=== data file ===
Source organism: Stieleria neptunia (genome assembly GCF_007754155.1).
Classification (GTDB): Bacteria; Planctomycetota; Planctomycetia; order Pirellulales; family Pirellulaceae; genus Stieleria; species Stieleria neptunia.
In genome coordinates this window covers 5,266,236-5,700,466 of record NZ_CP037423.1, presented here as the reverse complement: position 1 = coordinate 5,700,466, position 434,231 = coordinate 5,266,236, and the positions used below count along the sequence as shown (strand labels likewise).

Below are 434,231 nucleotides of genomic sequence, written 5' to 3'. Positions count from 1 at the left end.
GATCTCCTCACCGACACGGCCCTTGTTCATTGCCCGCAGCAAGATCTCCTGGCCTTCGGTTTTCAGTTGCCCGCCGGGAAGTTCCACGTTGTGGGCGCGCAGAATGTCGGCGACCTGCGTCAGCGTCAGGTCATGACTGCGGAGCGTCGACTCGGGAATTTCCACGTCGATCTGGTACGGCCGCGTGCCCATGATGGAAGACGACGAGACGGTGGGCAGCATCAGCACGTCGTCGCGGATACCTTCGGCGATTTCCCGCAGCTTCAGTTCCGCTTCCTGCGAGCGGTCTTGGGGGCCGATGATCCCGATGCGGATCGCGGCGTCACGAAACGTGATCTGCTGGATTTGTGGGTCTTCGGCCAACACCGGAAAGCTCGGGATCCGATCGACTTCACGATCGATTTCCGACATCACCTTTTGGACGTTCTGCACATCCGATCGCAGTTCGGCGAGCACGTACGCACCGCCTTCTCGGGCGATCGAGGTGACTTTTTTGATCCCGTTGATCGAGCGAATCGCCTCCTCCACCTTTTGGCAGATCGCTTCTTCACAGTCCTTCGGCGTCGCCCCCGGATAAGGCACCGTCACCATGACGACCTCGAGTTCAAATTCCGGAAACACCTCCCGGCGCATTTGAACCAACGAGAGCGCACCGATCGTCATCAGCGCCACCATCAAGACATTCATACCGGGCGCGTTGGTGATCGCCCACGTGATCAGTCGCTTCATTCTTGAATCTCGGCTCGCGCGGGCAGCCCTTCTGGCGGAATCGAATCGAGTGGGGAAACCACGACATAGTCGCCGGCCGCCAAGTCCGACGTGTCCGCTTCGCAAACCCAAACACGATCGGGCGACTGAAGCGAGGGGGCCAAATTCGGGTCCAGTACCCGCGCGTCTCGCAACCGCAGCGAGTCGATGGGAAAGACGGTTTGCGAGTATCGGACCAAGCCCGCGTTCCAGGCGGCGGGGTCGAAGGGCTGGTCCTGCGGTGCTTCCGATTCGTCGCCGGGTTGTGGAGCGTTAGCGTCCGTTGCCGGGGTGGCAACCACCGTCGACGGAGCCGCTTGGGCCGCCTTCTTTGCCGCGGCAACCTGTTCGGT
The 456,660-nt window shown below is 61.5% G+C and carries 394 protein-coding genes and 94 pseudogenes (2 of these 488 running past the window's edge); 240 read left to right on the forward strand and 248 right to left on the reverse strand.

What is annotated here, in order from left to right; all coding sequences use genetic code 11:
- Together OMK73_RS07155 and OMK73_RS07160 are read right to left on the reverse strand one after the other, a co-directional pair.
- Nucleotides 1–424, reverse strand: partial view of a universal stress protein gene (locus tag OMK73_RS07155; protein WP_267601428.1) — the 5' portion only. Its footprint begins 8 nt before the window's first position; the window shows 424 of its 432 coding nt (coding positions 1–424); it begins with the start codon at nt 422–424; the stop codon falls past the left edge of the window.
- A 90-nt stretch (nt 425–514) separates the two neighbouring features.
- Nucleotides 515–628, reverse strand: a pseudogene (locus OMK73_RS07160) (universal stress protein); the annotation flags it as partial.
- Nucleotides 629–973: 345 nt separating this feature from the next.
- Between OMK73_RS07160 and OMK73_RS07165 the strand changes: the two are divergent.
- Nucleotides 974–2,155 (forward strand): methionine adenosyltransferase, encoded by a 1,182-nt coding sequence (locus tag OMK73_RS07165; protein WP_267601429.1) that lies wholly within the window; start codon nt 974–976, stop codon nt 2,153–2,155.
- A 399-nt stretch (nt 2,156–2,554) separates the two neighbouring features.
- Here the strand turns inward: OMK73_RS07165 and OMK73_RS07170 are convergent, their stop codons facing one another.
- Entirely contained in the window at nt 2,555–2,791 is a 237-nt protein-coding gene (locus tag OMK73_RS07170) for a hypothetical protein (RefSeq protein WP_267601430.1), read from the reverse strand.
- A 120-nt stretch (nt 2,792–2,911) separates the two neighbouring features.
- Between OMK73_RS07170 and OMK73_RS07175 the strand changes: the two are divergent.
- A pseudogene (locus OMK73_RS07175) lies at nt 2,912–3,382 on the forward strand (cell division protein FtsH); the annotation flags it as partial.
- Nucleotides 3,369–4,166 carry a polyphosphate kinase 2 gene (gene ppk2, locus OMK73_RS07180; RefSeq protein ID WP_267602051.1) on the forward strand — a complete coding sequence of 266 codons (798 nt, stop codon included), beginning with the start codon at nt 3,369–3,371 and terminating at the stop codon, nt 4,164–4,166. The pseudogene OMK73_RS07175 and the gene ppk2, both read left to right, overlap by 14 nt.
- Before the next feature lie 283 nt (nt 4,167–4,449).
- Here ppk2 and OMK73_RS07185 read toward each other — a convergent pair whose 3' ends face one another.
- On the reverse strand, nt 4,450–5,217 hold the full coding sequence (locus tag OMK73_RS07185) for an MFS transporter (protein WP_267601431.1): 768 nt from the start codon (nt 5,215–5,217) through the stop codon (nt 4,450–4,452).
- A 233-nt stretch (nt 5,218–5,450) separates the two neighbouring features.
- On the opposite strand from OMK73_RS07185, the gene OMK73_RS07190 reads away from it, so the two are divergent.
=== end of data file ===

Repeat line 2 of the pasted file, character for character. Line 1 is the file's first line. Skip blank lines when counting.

Classification (GTDB): Bacteria; Planctomycetota; Planctomycetia; order Pirellulales; family Pirellulaceae; genus Stieleria; species Stieleria neptunia.